Other clues:

      1) The blade you are using has a 5mm Balsa core!!!
      2) Balsa plus Carbon is usually great for slapping the ball but not for spinning, so it might be a good choice for some short pips players.

      Given the facts on the ground, you have gotten some good info:

      1) Different blade....maybe all wood.
      2) Try the setups of club mates and see what feels good to you.

      In truth, you probably could use an Inner Fiber ALC. An Off rated 7 ply all wood blade like a Clipper, would likely be a good option: not slow, but easy to control. Any 5 ply all wood blade would also likely be a good choice. The rubbers can't be the problem if you have used them on other blades and they were fine. Even if, with amazing high level technique, someone could control that Balsa Carbon blade, there is a reason why very few high level looping players would choose that blade.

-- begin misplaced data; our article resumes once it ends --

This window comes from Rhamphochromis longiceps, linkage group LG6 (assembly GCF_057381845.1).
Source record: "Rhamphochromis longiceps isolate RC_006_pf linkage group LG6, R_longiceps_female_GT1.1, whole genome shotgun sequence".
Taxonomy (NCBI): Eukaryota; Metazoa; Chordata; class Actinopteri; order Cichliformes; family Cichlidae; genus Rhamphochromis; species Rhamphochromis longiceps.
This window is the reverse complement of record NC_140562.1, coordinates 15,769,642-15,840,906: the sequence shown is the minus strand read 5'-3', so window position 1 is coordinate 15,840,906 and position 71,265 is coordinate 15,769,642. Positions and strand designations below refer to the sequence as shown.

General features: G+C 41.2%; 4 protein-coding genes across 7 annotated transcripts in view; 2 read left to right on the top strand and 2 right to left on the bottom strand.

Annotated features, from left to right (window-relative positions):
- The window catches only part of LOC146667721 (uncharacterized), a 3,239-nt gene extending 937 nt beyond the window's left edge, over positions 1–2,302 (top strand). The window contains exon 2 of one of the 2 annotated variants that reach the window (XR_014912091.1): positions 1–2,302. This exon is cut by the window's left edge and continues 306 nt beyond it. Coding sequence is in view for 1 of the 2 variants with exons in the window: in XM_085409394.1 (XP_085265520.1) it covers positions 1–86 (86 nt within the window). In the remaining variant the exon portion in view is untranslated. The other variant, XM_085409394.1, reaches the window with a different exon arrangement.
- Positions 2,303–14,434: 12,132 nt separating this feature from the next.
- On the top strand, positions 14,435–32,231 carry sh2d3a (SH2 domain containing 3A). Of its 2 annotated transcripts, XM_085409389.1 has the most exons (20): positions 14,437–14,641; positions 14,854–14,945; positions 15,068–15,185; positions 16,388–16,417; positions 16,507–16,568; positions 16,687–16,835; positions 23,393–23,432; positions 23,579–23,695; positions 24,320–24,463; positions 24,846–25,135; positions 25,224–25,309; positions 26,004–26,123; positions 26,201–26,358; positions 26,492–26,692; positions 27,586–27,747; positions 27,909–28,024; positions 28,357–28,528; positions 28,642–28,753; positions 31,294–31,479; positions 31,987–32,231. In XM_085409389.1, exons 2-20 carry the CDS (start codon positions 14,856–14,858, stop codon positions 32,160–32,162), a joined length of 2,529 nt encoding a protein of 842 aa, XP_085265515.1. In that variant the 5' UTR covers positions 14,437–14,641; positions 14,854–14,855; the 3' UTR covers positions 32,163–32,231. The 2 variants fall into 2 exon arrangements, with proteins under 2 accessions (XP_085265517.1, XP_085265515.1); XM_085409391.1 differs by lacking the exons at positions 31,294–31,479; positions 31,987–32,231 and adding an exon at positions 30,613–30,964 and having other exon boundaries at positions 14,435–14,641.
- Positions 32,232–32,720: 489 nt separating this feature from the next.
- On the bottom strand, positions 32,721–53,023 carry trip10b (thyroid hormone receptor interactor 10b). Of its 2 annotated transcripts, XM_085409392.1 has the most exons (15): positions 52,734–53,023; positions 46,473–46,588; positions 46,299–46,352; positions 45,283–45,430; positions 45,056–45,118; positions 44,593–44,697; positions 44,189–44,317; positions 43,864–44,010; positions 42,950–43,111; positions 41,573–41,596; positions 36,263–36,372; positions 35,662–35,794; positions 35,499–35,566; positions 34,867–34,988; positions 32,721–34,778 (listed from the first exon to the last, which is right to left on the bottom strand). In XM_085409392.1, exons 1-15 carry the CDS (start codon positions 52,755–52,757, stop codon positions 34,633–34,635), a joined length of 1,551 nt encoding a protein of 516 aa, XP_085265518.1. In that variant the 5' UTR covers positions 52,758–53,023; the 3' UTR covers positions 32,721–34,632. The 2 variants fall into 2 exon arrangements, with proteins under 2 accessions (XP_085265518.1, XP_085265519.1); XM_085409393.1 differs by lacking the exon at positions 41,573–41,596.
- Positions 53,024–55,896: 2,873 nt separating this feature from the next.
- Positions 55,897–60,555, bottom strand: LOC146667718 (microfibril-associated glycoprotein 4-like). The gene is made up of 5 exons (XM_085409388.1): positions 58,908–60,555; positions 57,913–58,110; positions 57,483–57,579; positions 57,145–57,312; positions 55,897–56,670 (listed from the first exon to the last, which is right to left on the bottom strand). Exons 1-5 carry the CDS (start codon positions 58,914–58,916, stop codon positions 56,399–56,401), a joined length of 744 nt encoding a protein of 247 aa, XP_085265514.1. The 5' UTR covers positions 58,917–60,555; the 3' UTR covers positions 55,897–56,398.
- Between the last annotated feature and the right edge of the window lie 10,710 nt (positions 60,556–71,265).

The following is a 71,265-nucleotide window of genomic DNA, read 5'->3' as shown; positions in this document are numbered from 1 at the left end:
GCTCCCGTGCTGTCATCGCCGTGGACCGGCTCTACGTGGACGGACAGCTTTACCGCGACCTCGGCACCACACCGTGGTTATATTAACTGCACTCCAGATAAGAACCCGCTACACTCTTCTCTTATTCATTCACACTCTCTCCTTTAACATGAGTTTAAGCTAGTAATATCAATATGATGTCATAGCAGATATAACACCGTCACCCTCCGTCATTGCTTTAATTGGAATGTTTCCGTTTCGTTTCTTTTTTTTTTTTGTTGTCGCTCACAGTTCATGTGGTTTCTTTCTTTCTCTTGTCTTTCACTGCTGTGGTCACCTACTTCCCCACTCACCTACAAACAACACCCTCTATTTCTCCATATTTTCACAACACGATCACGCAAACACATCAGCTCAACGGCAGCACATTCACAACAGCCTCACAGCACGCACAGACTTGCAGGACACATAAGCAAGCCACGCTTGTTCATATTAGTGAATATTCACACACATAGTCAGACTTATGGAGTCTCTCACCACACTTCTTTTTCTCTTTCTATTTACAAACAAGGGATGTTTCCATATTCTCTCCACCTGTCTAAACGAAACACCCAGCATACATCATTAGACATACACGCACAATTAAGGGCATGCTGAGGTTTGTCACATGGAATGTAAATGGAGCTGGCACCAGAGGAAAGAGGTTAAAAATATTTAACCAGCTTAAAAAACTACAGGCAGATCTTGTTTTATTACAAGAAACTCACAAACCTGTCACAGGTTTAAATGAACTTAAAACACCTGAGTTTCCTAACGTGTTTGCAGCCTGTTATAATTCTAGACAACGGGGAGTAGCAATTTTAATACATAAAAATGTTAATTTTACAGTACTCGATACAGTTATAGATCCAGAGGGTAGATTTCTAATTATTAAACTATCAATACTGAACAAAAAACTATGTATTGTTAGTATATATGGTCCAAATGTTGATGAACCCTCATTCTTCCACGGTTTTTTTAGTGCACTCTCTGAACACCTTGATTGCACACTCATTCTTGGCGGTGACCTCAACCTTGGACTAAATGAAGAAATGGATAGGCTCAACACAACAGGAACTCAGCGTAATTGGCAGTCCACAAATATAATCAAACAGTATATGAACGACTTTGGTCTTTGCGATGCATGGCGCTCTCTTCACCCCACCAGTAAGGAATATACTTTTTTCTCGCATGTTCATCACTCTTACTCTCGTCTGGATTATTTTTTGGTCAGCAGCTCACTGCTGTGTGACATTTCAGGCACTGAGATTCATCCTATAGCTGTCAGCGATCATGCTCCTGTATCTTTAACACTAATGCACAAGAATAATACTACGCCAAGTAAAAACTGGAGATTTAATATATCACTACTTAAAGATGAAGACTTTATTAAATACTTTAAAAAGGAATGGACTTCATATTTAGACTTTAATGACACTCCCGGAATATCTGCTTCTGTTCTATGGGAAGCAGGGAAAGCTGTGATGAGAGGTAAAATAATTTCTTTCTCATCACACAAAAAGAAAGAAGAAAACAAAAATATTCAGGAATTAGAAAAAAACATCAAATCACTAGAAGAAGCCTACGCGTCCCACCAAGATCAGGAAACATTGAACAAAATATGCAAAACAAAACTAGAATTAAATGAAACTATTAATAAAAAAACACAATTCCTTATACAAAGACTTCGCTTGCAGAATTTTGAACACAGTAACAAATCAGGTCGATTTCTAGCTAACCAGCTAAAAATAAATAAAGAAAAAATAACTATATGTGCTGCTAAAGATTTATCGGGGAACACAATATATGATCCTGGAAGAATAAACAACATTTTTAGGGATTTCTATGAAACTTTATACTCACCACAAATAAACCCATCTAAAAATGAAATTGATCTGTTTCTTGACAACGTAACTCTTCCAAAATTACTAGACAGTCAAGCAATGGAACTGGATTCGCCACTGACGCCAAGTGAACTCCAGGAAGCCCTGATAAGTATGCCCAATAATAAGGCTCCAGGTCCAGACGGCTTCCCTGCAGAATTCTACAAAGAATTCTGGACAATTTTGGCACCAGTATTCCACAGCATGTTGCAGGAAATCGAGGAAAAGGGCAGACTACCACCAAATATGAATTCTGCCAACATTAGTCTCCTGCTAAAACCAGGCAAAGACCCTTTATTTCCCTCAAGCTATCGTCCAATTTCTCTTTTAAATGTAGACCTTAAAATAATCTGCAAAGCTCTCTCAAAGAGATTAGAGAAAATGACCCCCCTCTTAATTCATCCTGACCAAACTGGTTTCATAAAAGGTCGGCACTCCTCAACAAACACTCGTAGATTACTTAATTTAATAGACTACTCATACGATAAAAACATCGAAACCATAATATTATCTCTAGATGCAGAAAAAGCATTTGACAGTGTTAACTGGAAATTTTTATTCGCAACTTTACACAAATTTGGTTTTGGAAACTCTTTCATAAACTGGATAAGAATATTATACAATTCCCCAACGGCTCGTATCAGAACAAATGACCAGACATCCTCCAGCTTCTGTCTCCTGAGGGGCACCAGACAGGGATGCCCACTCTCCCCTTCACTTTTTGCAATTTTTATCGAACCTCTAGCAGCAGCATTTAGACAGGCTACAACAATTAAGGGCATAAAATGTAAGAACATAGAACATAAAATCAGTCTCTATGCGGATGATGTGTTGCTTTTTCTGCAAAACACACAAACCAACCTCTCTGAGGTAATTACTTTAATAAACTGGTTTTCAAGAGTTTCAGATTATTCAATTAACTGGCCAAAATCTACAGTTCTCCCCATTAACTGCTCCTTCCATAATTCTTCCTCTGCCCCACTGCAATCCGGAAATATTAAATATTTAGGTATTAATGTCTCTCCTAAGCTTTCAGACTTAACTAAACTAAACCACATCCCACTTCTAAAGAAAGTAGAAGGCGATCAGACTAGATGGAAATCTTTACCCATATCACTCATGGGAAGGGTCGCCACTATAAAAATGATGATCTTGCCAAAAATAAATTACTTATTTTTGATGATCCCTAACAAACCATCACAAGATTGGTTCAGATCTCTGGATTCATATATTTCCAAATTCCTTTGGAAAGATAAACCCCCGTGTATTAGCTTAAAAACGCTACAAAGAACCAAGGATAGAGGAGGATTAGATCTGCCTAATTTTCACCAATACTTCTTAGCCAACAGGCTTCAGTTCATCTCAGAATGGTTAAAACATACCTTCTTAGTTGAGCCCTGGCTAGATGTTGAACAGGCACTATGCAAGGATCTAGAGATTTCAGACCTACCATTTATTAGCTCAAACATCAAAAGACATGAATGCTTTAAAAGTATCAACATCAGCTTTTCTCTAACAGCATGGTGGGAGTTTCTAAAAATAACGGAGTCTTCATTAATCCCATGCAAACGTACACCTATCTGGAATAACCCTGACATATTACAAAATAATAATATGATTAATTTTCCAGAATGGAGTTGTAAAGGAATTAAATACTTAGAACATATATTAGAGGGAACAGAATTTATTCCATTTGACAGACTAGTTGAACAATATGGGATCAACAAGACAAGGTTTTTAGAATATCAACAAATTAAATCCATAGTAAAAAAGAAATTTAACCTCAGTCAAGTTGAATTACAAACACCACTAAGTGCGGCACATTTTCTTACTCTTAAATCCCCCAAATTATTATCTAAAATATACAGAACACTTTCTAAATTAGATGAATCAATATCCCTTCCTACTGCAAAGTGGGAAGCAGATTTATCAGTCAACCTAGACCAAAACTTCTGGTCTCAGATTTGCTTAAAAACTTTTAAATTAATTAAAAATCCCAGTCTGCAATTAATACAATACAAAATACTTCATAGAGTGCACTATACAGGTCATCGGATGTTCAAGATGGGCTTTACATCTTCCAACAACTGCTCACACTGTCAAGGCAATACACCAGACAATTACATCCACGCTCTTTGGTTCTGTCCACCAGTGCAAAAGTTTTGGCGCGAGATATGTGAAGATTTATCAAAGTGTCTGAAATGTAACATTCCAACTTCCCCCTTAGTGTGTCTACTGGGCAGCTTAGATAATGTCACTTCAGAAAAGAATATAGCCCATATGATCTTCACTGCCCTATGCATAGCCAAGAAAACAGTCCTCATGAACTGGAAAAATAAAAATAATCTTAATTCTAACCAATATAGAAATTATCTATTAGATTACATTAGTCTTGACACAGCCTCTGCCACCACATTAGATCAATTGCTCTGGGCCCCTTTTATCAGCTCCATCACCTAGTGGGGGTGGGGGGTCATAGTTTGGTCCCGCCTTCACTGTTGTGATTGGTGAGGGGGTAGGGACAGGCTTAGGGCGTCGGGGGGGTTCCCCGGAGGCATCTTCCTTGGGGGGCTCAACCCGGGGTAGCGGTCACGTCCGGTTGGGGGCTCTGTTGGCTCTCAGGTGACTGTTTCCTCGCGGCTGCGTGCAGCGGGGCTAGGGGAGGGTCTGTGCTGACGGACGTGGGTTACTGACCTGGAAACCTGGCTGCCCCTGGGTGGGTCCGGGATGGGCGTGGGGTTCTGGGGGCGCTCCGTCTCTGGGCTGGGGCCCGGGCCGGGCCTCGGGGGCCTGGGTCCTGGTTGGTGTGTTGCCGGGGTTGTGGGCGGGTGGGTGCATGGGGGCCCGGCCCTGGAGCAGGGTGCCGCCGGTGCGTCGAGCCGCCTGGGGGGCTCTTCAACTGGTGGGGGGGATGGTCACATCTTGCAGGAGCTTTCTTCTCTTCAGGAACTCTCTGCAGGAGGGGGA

Regardless of how you sort out what to do, you should probably change the blade. When the equipment you have is an acceptable match for your needs, changing equipment is a mistake. But that blade is very likely not just bad for you, it is more than likely it is terrible for you. So trying to work with it and get used to it would likely be a big mistake.

      So you should probably get a blade that you can control and that helps you develop your technique.
      Last edited by UpSideDownCarl; 04-14-2020 at 04:17 PM.
      Spin Everything.

    21. The Following 3 Users Like UpSideDownCarl's Post:

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    22. Top | #15
      Somjit Nath is offline
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      TTD Member Country: India